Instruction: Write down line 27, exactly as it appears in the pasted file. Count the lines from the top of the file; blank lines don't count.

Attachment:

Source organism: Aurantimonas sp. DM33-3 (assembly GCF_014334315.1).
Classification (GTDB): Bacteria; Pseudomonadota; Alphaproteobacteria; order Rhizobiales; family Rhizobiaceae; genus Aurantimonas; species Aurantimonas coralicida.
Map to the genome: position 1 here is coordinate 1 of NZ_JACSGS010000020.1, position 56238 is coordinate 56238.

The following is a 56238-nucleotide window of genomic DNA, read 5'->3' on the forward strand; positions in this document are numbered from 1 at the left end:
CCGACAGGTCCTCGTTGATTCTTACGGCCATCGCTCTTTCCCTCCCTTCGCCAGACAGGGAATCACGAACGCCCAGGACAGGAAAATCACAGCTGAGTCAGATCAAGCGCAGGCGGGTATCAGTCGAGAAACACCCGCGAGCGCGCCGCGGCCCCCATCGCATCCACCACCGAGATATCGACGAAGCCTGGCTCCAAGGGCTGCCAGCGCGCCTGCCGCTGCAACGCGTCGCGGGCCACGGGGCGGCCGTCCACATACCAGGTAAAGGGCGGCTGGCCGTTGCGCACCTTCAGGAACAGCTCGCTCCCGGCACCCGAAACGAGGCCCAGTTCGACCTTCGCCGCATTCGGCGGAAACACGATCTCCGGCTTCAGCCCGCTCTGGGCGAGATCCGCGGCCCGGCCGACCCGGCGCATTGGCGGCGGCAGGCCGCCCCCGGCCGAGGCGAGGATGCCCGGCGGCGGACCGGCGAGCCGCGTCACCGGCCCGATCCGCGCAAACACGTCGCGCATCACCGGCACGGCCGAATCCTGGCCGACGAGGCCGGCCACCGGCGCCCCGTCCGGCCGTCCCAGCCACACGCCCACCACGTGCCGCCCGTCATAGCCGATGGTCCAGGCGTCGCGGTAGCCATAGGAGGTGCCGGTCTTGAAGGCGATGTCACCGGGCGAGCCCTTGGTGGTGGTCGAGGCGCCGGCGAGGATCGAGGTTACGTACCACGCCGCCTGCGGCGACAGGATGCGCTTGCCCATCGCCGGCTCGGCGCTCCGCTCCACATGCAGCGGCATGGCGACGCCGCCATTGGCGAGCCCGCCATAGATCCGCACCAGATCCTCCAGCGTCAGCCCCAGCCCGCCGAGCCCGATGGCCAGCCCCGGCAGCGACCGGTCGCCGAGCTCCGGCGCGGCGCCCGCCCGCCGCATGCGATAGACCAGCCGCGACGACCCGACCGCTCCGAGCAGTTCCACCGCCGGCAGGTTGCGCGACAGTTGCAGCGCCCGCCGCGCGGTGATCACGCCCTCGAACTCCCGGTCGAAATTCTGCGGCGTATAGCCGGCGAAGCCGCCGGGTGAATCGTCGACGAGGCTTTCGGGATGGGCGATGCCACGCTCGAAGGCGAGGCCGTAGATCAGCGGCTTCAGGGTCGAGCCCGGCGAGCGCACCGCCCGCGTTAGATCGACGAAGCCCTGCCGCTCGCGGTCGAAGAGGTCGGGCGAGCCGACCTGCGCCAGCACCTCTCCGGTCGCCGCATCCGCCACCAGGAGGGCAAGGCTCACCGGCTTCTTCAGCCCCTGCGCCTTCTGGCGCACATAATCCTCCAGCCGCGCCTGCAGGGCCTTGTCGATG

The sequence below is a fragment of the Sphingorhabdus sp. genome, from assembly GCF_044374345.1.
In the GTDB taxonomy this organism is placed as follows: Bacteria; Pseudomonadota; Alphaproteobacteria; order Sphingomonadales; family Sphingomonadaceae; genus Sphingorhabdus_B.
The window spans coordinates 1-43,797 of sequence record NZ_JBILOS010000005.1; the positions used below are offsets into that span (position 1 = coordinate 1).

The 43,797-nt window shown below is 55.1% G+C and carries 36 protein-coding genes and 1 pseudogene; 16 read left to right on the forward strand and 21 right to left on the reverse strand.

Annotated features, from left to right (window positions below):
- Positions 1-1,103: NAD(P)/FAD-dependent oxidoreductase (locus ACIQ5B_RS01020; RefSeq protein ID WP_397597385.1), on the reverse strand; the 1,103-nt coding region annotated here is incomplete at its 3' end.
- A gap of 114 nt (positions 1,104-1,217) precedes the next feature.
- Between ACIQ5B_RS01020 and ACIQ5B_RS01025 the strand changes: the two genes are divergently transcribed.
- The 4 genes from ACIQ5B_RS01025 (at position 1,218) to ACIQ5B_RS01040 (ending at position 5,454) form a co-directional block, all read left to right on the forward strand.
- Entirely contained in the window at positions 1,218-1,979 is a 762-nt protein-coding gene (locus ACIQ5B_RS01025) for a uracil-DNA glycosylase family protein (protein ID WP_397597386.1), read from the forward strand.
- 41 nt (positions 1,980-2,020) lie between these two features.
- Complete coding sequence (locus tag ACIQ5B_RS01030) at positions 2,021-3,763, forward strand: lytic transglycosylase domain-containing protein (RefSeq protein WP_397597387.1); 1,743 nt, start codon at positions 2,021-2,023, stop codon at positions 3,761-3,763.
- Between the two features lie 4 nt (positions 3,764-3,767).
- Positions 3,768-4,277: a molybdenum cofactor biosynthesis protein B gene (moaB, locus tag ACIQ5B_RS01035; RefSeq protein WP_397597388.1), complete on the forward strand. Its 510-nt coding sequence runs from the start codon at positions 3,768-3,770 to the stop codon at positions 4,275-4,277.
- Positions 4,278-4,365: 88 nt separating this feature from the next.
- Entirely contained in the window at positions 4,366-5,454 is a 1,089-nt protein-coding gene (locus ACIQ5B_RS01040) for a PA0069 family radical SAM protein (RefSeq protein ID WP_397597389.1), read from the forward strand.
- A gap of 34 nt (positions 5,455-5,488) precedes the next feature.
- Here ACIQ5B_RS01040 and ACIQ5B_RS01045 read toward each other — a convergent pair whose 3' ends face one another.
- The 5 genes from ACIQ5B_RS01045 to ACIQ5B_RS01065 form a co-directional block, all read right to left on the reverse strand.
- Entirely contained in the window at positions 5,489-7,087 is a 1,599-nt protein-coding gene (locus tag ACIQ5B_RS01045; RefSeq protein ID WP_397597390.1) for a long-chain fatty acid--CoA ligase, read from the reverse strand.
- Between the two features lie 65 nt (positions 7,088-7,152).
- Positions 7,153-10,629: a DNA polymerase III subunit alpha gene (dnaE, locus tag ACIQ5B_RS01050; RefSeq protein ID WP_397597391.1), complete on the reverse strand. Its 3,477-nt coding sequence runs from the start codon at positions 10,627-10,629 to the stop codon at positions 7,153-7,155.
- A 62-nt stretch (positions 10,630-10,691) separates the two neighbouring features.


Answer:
- Positions 7,153-10,629: a DNA polymerase III subunit alpha gene (dnaE, locus tag ACIQ5B_RS01050; RefSeq protein ID WP_397597391.1), complete on the reverse strand. Its 3,477-nt coding sequence runs from the start codon at positions 10,627-10,629 to the stop codon at positions 7,153-7,155.